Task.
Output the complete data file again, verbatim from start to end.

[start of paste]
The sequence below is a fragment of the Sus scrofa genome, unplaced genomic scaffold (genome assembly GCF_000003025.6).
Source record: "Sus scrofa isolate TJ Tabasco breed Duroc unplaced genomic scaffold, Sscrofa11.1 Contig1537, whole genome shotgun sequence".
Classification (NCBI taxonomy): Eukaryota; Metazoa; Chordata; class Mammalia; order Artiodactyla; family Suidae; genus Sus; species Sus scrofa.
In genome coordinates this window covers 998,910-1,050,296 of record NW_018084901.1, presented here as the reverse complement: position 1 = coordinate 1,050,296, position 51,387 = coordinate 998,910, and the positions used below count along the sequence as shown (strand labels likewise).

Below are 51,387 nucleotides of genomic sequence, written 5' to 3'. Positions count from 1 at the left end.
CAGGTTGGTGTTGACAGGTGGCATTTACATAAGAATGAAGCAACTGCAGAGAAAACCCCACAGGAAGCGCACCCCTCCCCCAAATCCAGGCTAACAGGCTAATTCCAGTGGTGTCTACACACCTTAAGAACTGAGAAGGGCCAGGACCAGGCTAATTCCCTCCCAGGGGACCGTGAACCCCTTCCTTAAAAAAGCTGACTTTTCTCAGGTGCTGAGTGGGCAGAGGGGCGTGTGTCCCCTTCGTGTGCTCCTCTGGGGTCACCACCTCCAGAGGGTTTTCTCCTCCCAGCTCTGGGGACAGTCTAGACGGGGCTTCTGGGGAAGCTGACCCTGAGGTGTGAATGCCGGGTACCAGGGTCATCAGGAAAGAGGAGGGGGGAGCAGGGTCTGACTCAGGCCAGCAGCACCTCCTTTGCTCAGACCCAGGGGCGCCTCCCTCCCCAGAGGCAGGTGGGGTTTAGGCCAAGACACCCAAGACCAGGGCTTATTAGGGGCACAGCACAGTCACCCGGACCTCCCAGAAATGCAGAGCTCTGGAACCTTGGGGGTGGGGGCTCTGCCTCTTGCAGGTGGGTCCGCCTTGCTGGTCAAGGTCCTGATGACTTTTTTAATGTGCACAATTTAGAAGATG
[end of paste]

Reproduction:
The sequence below is a fragment of the Sus scrofa genome, unplaced genomic scaffold (genome assembly GCF_000003025.6).
Source record: "Sus scrofa isolate TJ Tabasco breed Duroc unplaced genomic scaffold, Sscrofa11.1 Contig1537, whole genome shotgun sequence".
Classification (NCBI taxonomy): Eukaryota; Metazoa; Chordata; class Mammalia; order Artiodactyla; family Suidae; genus Sus; species Sus scrofa.
In genome coordinates this window covers 998,910-1,050,296 of record NW_018084901.1, presented here as the reverse complement: position 1 = coordinate 1,050,296, position 51,387 = coordinate 998,910, and the positions used below count along the sequence as shown (strand labels likewise).

Below are 51,387 nucleotides of genomic sequence, written 5' to 3'. Positions count from 1 at the left end.
CAGGTTGGTGTTGACAGGTGGCATTTACATAAGAATGAAGCAACTGCAGAGAAAACCCCACAGGAAGCGCACCCCTCCCCCAAATCCAGGCTAACAGGCTAATTCCAGTGGTGTCTACACACCTTAAGAACTGAGAAGGGCCAGGACCAGGCTAATTCCCTCCCAGGGGACCGTGAACCCCTTCCTTAAAAAAGCTGACTTTTCTCAGGTGCTGAGTGGGCAGAGGGGCGTGTGTCCCCTTCGTGTGCTCCTCTGGGGTCACCACCTCCAGAGGGTTTTCTCCTCCCAGCTCTGGGGACAGTCTAGACGGGGCTTCTGGGGAAGCTGACCCTGAGGTGTGAATGCCGGGTACCAGGGTCATCAGGAAAGAGGAGGGGGGAGCAGGGTCTGACTCAGGCCAGCAGCACCTCCTTTGCTCAGACCCAGGGGCGCCTCCCTCCCCAGAGGCAGGTGGGGTTTAGGCCAAGACACCCAAGACCAGGGCTTATTAGGGGCACAGCACAGTCACCCGGACCTCCCAGAAATGCAGAGCTCTGGAACCTTGGGGGTGGGGGCTCTGCCTCTTGCAGGTGGGTCCGCCTTGCTGGTCAAGGTCCTGATGACTTTTTTAATGTGCACAATTTAGAAGATG